Women are not just stopping their periods. They’re exposing themselves to more hormones than they would with standard regimens of birth-control pills. With Lybrel, there are 13 additional weeks of hormones.

The Society for Menstrual Cycle Research issued a statement last year saying that “menstruation is not a disease, and that future research on the potential health risks and long-term safety of cycle-stopping contraception is still needed,” including how it might impact parts of the body beyond the uterus, such as the breasts, bones and cardiovascular system.

Weighing benefits, risks

In the meantime, “a woman should ask herself what she expects to get (from these pills) and what risks, both known and unknown, she’s prepared to take,” said Hitchcock, a research associate with the Centre for Menstrual Cycle and Ovulation Research in Canada.

Right now, the risks are thought to be similar to traditional birth-control pills, which carry such risks as stroke and blood clots but have been used safely by many women for decades.

Simpson supports the use of extended-cycle pills as a way to treat medical problems like endometriosis, a painful condition that often is worse around the time of a woman’s period.

But she’s not a fan of using them for year-round convenience.

“I think you should question the value of putting a synthetic product in your body that might increase your long-term risk for another illness.”

Traditional birth-control pills are taken for three weeks, followed by a week off during which users have their period. Women usually take placebos (inactive pills) or no pills during that time.

But with Lybrel there is no off week. Women take the pill continuously, eliminating their period all together.

Cutting down the number of periods in a given year also can be achieved with regular birth-control pills by working with one’s doctor to customize how they are taken, said Nakajima of University OB/GYN Associates. This has been done for women in the military or who don’t want a period while competing in athletic events, he said.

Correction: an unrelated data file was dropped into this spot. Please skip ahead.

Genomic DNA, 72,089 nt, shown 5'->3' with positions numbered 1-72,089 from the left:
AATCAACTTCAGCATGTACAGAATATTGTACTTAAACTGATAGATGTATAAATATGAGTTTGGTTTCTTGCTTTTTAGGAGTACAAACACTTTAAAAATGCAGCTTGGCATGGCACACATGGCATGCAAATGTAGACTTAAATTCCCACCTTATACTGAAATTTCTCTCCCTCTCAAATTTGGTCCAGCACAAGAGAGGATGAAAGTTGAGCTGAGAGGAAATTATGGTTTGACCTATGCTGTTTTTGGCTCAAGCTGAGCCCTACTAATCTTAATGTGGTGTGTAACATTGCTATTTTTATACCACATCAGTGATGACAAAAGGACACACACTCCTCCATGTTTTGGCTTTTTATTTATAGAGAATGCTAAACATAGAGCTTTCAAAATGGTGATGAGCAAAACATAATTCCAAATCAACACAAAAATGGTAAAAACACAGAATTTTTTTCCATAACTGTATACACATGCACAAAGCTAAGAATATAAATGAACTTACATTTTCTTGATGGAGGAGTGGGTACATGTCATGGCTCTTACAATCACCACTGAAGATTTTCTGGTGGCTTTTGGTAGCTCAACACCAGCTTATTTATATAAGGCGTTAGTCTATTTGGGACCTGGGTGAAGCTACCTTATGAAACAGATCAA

Also, Simpson said, “we have used traditional birth-control pills in a continuous fashion for both control of medical illnesses and for short-term convenience,” such as to change a bride’s cycle so she won’t be on her period during her honeymoon, or to accommodate other specific events.

But it is only in recent years that certain brands have been introduced and marketed expressly for the routine convenience of few to no periods.

These pills have “made it more convenient and user-friendly” to do this because there are more active pills in a package, Nakajima said. Before, women had to buy extra packs if they wanted to go without a period for an extended amount of time.

Unplanned bleeding

Essing-Spiller, 48, was interested in using extended-cycle pills for the convenience of having fewer periods. She leads a busy life that includes being a mother of five and teaching Jazzercise.

“I wanted to lessen the amount of periods that I had, and it went completely the opposite. I maybe had one week where I didn’t have a period and three weeks when I did,” she said.

“It didn’t work out for me, but somebody else, it may work out for,” she said.

Upon announcing its approval of the drug Lybrel last year, the FDA cautioned that “the convenience of having no scheduled menstruation should be weighed against the inconvenience of unscheduled bleeding or spotting.”

The unplanned bleeding lessens after the woman has used Lybrel for about a year. “In the primary clinical study, 59 percent of women who took Lybrel for one year had no bleeding or spotting during the last month of the study,” according to the FDA.

But the problem makes some women stop taking the extended-cycle pills, fearing that they don’t work, said Debby Herbenick, a sex educator for the Kinsey Institute for Research in Sex, Gender, and Reproduction at Indiana University.

“Spotting can happen on any type of birth-control pill,” she said. “It’s more common with the extended-use ones, but it doesn’t mean that it’s not working.”

Another challenge is detecting pregnancy since there’s no monthly arrival of a period. Drug companies tell users of extended-cycle pills to be alert to pregnancy symptoms, such as nausea, vomiting and unusual tenderness of the breasts, and to take a pregnancy test and see a doctor if pregnancy is suspected.



Author: Leslie Carol Botha

Author, publisher, radio talk show host and internationally recognized expert on women's hormone cycles. Social/political activist on Gardasil the HPV vaccine for adolescent girls. Co-author of "Understanding Your Mood, Mind and Hormone Cycle." Honorary advisory board member for the Foundation for the Study of Cycles and member of the Society for Menstrual Cycle Research.